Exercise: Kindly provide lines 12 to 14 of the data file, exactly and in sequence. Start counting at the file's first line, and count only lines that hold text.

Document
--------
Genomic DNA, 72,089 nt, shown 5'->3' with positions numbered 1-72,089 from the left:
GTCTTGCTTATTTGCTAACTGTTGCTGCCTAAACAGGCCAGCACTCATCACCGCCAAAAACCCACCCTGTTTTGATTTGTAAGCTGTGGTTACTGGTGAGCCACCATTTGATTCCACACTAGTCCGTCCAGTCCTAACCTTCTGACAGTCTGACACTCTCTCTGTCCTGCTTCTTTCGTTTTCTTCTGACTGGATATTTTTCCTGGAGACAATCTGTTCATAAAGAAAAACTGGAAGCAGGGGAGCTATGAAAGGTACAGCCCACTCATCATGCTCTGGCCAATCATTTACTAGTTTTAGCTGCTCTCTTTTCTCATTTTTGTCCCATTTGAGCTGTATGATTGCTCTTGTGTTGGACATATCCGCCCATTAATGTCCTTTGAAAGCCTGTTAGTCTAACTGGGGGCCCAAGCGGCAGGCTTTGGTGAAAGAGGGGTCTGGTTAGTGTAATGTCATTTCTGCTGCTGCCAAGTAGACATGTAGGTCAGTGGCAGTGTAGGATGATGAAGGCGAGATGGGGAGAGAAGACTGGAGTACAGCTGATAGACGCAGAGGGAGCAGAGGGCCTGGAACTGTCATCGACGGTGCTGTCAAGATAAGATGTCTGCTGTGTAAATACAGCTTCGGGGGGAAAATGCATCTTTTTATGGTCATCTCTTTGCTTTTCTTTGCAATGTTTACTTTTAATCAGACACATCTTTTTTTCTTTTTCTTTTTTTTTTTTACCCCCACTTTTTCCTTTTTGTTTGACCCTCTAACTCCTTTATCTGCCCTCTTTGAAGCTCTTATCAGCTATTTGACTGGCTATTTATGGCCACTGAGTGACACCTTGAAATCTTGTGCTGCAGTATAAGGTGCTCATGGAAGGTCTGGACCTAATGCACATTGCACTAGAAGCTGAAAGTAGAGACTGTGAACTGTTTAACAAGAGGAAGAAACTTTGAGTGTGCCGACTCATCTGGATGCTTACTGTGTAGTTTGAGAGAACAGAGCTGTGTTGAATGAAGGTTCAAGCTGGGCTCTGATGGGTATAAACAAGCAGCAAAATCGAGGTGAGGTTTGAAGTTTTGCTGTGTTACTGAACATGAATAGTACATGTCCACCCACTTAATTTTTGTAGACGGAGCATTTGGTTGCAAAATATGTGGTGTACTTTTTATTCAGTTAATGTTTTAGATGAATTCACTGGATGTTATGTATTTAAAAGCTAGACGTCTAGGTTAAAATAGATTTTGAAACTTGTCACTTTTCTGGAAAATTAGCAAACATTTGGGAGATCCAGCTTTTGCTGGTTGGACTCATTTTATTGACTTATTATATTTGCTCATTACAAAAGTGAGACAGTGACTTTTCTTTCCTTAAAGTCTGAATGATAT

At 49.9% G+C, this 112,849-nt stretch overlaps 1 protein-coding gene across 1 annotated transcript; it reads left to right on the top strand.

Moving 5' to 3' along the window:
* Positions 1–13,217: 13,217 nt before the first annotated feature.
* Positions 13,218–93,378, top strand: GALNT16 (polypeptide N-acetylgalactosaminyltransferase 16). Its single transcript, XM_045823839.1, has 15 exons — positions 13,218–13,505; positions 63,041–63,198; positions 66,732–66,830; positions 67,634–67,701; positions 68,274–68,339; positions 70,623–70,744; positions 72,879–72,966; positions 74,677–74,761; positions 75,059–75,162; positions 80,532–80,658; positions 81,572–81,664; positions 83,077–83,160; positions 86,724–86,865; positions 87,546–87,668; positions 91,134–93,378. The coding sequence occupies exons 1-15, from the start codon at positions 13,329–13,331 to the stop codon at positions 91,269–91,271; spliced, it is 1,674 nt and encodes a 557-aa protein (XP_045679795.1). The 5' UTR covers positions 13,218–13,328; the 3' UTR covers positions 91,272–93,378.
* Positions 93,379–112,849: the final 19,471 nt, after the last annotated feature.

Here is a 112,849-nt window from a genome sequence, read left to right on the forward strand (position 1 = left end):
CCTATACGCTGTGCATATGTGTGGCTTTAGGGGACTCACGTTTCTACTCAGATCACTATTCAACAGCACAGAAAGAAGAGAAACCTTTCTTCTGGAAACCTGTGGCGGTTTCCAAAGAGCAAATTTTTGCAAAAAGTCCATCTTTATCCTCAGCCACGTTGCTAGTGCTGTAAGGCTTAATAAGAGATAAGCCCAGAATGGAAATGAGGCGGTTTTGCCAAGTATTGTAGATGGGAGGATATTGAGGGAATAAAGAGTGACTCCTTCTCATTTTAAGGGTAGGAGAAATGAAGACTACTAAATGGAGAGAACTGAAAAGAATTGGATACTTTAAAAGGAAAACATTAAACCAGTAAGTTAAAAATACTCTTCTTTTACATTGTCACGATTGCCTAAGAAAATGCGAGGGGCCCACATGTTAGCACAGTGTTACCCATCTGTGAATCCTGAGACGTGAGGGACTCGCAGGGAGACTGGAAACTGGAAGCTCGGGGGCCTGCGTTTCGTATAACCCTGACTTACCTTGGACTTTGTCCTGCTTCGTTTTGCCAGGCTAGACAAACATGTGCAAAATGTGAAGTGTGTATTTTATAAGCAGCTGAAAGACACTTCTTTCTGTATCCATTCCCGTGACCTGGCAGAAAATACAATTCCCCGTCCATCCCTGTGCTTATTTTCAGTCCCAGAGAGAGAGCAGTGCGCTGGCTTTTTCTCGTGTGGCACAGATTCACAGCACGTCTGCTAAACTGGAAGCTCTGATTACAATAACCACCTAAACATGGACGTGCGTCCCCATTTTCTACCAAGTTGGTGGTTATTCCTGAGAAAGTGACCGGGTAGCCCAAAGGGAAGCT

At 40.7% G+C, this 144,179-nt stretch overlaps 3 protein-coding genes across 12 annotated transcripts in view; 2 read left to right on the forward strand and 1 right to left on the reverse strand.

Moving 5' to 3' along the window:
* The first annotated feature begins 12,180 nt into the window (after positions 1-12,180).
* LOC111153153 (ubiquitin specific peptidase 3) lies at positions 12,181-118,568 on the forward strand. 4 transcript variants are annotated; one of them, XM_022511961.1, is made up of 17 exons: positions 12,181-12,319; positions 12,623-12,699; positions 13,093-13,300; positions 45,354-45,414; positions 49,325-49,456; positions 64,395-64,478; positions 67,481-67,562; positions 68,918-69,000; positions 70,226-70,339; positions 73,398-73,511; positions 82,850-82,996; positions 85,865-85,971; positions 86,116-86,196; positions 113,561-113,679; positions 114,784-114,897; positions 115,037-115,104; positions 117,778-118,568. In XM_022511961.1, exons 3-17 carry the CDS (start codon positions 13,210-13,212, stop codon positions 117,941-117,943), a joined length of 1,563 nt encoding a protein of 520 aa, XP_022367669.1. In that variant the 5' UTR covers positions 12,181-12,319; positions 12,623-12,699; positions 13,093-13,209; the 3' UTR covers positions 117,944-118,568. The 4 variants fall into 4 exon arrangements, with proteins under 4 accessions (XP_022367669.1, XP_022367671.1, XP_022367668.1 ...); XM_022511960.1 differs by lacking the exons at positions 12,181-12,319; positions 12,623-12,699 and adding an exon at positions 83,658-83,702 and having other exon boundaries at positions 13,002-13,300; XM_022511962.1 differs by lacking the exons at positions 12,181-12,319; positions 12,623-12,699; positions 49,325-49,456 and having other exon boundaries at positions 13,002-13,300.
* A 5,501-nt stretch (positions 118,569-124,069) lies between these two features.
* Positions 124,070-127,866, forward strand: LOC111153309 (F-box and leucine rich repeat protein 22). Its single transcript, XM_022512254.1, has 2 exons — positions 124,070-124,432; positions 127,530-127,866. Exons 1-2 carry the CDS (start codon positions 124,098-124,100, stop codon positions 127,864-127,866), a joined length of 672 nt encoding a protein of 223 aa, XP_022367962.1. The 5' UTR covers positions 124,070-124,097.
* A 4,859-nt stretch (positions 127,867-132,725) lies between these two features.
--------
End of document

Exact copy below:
* The first annotated feature begins 12,180 nt into the window (after positions 1-12,180).
* LOC111153153 (ubiquitin specific peptidase 3) lies at positions 12,181-118,568 on the forward strand. 4 transcript variants are annotated; one of them, XM_022511961.1, is made up of 17 exons: positions 12,181-12,319; positions 12,623-12,699; positions 13,093-13,300; positions 45,354-45,414; positions 49,325-49,456; positions 64,395-64,478; positions 67,481-67,562; positions 68,918-69,000; positions 70,226-70,339; positions 73,398-73,511; positions 82,850-82,996; positions 85,865-85,971; positions 86,116-86,196; positions 113,561-113,679; positions 114,784-114,897; positions 115,037-115,104; positions 117,778-118,568. In XM_022511961.1, exons 3-17 carry the CDS (start codon positions 13,210-13,212, stop codon positions 117,941-117,943), a joined length of 1,563 nt encoding a protein of 520 aa, XP_022367669.1. In that variant the 5' UTR covers positions 12,181-12,319; positions 12,623-12,699; positions 13,093-13,209; the 3' UTR covers positions 117,944-118,568. The 4 variants fall into 4 exon arrangements, with proteins under 4 accessions (XP_022367669.1, XP_022367671.1, XP_022367668.1 ...); XM_022511960.1 differs by lacking the exons at positions 12,181-12,319; positions 12,623-12,699 and adding an exon at positions 83,658-83,702 and having other exon boundaries at positions 13,002-13,300; XM_022511962.1 differs by lacking the exons at positions 12,181-12,319; positions 12,623-12,699; positions 49,325-49,456 and having other exon boundaries at positions 13,002-13,300.
* A 5,501-nt stretch (positions 118,569-124,069) lies between these two features.